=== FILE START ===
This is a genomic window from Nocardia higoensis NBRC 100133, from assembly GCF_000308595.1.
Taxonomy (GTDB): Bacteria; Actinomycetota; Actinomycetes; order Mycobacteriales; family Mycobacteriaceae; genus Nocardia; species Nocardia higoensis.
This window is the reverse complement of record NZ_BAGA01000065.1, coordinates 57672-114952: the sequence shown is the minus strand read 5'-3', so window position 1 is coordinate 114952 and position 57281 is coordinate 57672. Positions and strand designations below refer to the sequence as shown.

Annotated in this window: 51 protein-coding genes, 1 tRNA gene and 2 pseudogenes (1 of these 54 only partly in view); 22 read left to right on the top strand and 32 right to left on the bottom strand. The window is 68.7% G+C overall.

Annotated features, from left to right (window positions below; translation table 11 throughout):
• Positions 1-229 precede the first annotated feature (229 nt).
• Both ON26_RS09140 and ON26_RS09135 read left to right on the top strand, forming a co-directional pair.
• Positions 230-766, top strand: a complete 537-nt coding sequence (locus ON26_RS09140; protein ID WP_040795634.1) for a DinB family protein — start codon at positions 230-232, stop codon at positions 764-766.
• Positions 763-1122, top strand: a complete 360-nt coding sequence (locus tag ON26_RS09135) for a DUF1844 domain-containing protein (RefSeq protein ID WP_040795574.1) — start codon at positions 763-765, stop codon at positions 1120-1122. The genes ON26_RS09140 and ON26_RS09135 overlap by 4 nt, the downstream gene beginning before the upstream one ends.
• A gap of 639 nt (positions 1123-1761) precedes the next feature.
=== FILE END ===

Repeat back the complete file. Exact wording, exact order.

This is a genomic window from Nocardia higoensis NBRC 100133, from assembly GCF_000308595.1.
Taxonomy (GTDB): Bacteria; Actinomycetota; Actinomycetes; order Mycobacteriales; family Mycobacteriaceae; genus Nocardia; species Nocardia higoensis.
This window is the reverse complement of record NZ_BAGA01000065.1, coordinates 57672-114952: the sequence shown is the minus strand read 5'-3', so window position 1 is coordinate 114952 and position 57281 is coordinate 57672. Positions and strand designations below refer to the sequence as shown.

Annotated in this window: 51 protein-coding genes, 1 tRNA gene and 2 pseudogenes (1 of these 54 only partly in view); 22 read left to right on the top strand and 32 right to left on the bottom strand. The window is 68.7% G+C overall.

Annotated features, from left to right (window positions below; translation table 11 throughout):
• Positions 1-229 precede the first annotated feature (229 nt).
• Both ON26_RS09140 and ON26_RS09135 read left to right on the top strand, forming a co-directional pair.
• Positions 230-766, top strand: a complete 537-nt coding sequence (locus ON26_RS09140; protein ID WP_040795634.1) for a DinB family protein — start codon at positions 230-232, stop codon at positions 764-766.
• Positions 763-1122, top strand: a complete 360-nt coding sequence (locus tag ON26_RS09135) for a DUF1844 domain-containing protein (RefSeq protein ID WP_040795574.1) — start codon at positions 763-765, stop codon at positions 1120-1122. The genes ON26_RS09140 and ON26_RS09135 overlap by 4 nt, the downstream gene beginning before the upstream one ends.
• A gap of 639 nt (positions 1123-1761) precedes the next feature.